Dec. 19, 2013
/PRNewswire/ -- Recent data show that the economy and housing market continue to transition to more normal levels of activity and are poised to gather further momentum heading into 2014, according to Fannie Mae's (FNMA/OTC) Economic & Strategic Research Group. In particular, as uncertainty surrounding fiscal and monetary policy wanes, consumer spending and manufacturing activity should improve and contribute to additional housing growth. Real economic growth is expected to come in at approximately 2.2 percent for all of 2013, which is roughly in line with the Group's forecast at the beginning of this year, with an increase to 2.7 percent expected next year.
"Looking ahead into 2014, we believe the fiscal and monetary policy debate will continue to influence consumer and business attitudes, although we expect to see a meaningful pickup in growth next year as some of those lingering policy issues now are beginning to clear," said Fannie Mae Chief Economist
. "Consumer spending, which is a key driver of economic growth, should climb somewhat as the impact of recent fiscal tightening fades and as labor market conditions continue to improve. Furthermore, consumer attitudes already appear to have recovered from the temporary government shutdown in the fall. Strong October consumer spending growth and a jump in November auto sales should help build momentum for further spending growth in the fourth quarter. In addition, the November jobs report showed solid gains in hours worked and in earnings, pointing to stronger growth in wage-and-salary income and providing support for consumer spending."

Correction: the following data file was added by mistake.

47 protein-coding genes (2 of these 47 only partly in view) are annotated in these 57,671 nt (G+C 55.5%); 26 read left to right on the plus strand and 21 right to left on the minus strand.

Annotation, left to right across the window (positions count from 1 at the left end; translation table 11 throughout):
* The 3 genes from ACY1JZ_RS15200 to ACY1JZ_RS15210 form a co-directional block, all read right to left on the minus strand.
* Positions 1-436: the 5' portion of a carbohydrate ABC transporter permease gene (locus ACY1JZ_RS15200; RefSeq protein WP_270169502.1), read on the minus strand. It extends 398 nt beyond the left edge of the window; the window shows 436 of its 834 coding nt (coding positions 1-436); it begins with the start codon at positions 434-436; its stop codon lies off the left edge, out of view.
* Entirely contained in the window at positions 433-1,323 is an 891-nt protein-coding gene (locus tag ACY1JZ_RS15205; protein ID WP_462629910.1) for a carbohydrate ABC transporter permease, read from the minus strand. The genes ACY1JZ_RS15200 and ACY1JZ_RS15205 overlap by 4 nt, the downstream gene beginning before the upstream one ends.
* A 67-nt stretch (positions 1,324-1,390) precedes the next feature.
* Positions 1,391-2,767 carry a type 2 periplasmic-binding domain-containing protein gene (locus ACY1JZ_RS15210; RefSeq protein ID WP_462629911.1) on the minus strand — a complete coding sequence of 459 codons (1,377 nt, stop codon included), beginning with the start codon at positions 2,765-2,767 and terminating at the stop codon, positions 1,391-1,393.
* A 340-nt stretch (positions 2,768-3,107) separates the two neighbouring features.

"With regard to housing, we expect that the improving employment picture next year will be accompanied by a sustained increase in interest rates, which in turn will roll over into the mortgage market," said Duncan. "While that will likely drag on housing growth expectations, we believe the housing recovery will continue on a modest upward trend toward more normal levels. Our forecast calls for additional home price increases next year, although declining investor demand and other factors are expected to slow the pace of appreciation. Overall, 2013 housing indicators have shown about the performance we expected and we believe that their gradual march toward normal will continue into 2014."